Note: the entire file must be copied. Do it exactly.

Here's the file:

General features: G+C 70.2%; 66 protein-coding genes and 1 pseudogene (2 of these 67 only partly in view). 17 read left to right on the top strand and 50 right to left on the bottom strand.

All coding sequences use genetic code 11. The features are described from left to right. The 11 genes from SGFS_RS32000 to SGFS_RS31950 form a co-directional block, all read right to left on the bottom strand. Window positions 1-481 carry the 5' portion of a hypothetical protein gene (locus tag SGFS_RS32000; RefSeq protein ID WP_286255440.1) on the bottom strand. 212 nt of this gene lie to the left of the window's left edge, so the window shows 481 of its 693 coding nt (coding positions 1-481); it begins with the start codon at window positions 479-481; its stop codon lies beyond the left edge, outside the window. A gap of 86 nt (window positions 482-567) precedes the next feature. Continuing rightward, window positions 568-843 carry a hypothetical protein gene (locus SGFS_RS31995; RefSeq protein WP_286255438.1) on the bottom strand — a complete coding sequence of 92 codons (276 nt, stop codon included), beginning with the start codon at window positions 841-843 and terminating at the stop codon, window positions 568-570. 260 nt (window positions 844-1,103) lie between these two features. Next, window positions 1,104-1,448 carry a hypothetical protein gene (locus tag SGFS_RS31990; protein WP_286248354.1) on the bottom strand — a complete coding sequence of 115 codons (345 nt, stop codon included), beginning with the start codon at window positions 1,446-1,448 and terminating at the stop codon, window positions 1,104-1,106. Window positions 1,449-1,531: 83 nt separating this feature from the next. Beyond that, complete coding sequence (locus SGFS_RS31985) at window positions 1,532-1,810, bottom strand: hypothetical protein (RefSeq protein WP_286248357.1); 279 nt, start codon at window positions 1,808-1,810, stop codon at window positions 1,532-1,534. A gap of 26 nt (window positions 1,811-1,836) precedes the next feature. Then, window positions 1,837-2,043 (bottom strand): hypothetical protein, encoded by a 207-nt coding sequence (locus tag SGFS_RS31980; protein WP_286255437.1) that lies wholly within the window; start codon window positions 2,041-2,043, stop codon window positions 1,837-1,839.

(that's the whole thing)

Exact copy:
General features: G+C 70.2%; 66 protein-coding genes and 1 pseudogene (2 of these 67 only partly in view). 17 read left to right on the top strand and 50 right to left on the bottom strand.

All coding sequences use genetic code 11. The features are described from left to right. The 11 genes from SGFS_RS32000 to SGFS_RS31950 form a co-directional block, all read right to left on the bottom strand. Window positions 1-481 carry the 5' portion of a hypothetical protein gene (locus tag SGFS_RS32000; RefSeq protein ID WP_286255440.1) on the bottom strand. 212 nt of this gene lie to the left of the window's left edge, so the window shows 481 of its 693 coding nt (coding positions 1-481); it begins with the start codon at window positions 479-481; its stop codon lies beyond the left edge, outside the window. A gap of 86 nt (window positions 482-567) precedes the next feature. Continuing rightward, window positions 568-843 carry a hypothetical protein gene (locus SGFS_RS31995; RefSeq protein WP_286255438.1) on the bottom strand — a complete coding sequence of 92 codons (276 nt, stop codon included), beginning with the start codon at window positions 841-843 and terminating at the stop codon, window positions 568-570. 260 nt (window positions 844-1,103) lie between these two features. Next, window positions 1,104-1,448 carry a hypothetical protein gene (locus tag SGFS_RS31990; protein WP_286248354.1) on the bottom strand — a complete coding sequence of 115 codons (345 nt, stop codon included), beginning with the start codon at window positions 1,446-1,448 and terminating at the stop codon, window positions 1,104-1,106. Window positions 1,449-1,531: 83 nt separating this feature from the next. Beyond that, complete coding sequence (locus SGFS_RS31985) at window positions 1,532-1,810, bottom strand: hypothetical protein (RefSeq protein WP_286248357.1); 279 nt, start codon at window positions 1,808-1,810, stop codon at window positions 1,532-1,534. A gap of 26 nt (window positions 1,811-1,836) precedes the next feature. Then, window positions 1,837-2,043 (bottom strand): hypothetical protein, encoded by a 207-nt coding sequence (locus tag SGFS_RS31980; protein WP_286255437.1) that lies wholly within the window; start codon window positions 2,041-2,043, stop codon window positions 1,837-1,839.